Sunday, October 5, 2014

Social media content may not be what it seems

Previously published in the Terre Haute Tribune Star, 5 October 2014

Thursday, Sept. 18, was an unprecedented day at ISU with a heavy police presence in response to a statement made by an ISU sophomore about a shooting on campus that day. What her motivation was we might find out, if she even knows.

This essay is not about someone yelling fire in a crowded theater to just yell fire, or about ISU’s response. Rather, this essay is about what I have been reading and hearing about the social media site, Yik Yak, where the statement was made. I have not perused Yik Yak or entered its environment. For nearly a year, however, I have been participating in other similar sites, ever since I read that the under 25s are abandoning Facebook for other more anonymous sites (that their parents aren’t present on).

The responses I’ve read and heard about Yik Yak strike me as “ethnocentric,” that is, a response to a different culture’s (there are generational cultures) practices that are unfamiliar, and because the practices are unfamiliar they are deemed inferior and wrong. Some of the critics’ claims are quite strong: That the space is evil, atavistic, immoral, dangerous, racist, sexist, out of control, mean, and the list of negative descriptors goes on and on. Even a psychiatrist has deemed such social media, Yik Yak in particular, “dangerous.”

Yet, none of the critics I’ve read or spoken to have asked members of that “culture” what they think about it. I never heard of Yik Yak until Wednesday evening when the ISU Rave Alert mentioned it. I heard quite a bit of criticism from “nonparticipants” by noon on Thursday.

So, I have been asking ISU students if they ever use Yik Yak and what they think of it. Their responses fit with what I had come to understand about the “culture” of other versions of Yik Yak. First, not all I spoke to used it, but all were aware of it. Those who used it said that you had to use a lot of filters (not technological but mental), that there is some pretty raunchy stuff on it but also some really funny stuff, serious conversations, just about anything you might want. So, those who are familiar with the culture of these kinds of sites see it differently. They understand the need to filter the material. Those of us who did not grow up with social media are used to having our material filtered for us, leaving something of a false impression that what we read and see is representative or at least “respectable.”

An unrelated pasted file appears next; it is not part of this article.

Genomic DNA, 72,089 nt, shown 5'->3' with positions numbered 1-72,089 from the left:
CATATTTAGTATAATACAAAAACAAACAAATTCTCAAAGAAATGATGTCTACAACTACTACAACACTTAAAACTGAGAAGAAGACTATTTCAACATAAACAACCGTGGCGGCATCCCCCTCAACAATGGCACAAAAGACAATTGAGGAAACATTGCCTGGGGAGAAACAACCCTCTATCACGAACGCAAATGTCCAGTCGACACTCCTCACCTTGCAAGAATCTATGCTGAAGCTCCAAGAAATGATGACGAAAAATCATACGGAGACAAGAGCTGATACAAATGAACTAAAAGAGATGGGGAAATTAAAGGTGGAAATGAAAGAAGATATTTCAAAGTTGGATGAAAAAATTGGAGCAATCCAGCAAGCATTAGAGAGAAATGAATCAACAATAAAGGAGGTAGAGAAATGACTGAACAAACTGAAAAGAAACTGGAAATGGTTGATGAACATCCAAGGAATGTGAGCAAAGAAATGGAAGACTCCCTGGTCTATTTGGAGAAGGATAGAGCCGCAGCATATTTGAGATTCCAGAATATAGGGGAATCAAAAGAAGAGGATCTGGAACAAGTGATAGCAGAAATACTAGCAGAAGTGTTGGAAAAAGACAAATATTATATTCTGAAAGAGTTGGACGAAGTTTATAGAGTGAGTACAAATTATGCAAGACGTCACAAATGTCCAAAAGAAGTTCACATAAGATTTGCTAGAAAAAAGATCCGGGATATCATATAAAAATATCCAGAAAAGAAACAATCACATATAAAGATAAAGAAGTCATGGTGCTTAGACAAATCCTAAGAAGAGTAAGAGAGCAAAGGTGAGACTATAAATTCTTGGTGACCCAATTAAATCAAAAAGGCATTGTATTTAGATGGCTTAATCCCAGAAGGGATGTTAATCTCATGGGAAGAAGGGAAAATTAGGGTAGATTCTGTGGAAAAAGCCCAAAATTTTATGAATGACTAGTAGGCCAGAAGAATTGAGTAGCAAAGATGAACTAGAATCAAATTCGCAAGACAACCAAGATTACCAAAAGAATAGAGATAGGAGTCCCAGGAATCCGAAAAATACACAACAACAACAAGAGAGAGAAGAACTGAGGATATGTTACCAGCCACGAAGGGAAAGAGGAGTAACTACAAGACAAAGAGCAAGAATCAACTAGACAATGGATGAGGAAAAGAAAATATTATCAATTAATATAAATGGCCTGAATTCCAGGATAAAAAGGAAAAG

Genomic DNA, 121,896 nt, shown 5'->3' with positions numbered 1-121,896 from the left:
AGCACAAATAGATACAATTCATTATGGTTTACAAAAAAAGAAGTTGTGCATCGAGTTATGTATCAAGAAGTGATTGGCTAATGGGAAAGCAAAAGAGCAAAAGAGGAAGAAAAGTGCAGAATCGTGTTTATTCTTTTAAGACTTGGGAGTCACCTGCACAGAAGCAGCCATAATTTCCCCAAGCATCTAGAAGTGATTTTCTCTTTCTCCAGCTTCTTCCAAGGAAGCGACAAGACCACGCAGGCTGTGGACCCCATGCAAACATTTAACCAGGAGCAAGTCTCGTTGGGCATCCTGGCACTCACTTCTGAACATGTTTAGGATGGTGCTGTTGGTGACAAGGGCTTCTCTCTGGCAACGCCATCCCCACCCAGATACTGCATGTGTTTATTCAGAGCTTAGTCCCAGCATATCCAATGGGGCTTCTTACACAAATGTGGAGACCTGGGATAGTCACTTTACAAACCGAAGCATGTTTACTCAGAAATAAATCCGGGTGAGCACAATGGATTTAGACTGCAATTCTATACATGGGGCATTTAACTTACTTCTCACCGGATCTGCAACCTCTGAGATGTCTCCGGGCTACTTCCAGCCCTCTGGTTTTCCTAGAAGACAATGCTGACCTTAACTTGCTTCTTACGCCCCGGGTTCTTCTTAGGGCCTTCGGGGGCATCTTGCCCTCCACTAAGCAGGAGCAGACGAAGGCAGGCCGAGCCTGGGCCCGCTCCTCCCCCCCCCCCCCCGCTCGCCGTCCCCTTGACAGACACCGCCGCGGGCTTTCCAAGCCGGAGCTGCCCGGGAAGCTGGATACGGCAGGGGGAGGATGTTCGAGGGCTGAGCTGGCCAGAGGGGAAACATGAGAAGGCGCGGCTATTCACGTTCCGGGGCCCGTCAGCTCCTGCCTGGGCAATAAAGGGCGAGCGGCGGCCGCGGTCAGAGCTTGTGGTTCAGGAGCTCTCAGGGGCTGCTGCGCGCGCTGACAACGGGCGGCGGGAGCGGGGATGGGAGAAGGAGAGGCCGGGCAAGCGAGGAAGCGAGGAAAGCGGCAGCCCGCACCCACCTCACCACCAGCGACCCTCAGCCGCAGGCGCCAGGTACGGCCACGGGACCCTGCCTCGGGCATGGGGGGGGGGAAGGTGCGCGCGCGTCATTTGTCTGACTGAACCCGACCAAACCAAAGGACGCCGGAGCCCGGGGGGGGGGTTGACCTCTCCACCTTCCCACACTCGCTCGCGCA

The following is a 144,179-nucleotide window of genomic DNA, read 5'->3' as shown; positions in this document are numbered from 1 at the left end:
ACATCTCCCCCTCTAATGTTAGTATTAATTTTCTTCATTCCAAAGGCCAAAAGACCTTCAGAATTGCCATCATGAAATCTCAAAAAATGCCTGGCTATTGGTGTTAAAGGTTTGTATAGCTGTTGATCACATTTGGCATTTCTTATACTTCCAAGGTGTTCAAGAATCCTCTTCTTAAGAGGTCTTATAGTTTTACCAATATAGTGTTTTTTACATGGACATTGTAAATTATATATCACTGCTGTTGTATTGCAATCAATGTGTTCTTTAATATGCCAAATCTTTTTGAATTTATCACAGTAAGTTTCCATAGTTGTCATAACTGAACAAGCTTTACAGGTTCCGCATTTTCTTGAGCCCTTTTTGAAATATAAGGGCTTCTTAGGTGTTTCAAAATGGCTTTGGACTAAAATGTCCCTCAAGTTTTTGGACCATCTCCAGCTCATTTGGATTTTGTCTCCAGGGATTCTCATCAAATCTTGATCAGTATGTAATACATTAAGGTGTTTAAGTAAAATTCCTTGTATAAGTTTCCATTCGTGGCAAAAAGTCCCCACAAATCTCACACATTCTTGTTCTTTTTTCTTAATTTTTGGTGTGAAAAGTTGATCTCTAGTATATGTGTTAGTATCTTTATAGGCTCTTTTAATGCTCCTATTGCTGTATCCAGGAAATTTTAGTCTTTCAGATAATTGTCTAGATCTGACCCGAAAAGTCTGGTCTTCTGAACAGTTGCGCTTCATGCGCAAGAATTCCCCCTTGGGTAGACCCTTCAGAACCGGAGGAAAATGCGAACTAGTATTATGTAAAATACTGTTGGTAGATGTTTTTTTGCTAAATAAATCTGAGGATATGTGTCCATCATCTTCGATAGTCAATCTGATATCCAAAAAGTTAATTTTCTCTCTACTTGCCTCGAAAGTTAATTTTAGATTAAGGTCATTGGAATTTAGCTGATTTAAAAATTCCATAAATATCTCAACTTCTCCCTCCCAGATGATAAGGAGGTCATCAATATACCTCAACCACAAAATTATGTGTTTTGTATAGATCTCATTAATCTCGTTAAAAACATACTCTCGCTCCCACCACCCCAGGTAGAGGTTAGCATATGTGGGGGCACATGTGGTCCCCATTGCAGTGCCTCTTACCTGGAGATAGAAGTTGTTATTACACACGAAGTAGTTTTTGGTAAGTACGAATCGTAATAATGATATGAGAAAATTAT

But those days are numbered as there is a different culture now, with a lot of the “adults” cluck clucking about what they don’t understand. I don’t think the older generation criticism of these kinds of sites differs much from the “generation gap” between adults who didn’t grow up with television and their children who did.

One aspect of cultures like Yik Yak is that it allows others to indicate whether they like someone’s posting or not, to respond publicly or in private. In my meanderings on similar sites, I find them to also be wide open. Of course, it is easy to be distracted by the raunchy, racism, sexism, jingoism, practically any ‘ism” conceivable. Notwithstanding the grotesque, there are very serious conversations that occur. One of the best I had regarding Ferguson, Missouri, was on such a site, with people mostly under 30. One thing I’ve had to learn is to filter the “provocateurs.” That is my term for what is a common activity on these sights, posting provocative and outrageous statements to just get a response. I’ve communicated with individuals who bet others as to who can get the most responses over a specific time period.

One site, Whisper, even has a “popular” page where users definitely try to craft messages and sometimes clever “tricks” to get others to respond. Enough responses and your “Whisper” gets on the popular page. Without that understanding, indeed, the discourse looks “uncivilized.”

Later in the day on Thursday, a threatening note was found in an ISU restroom signed “Jihad.” I’ve neither seen nor heard anything critical of the medium of an anonymous note left in a bathroom. Had it been posted on Yik Yak, I suspect it would have evoked more “ethnocentric” responses about the lack of accountability on such sites as though the medium is the culprit.

As I teach my students, the first wisdom of sociology is that things are not always what they seem. Investigate, don’t pontificate.
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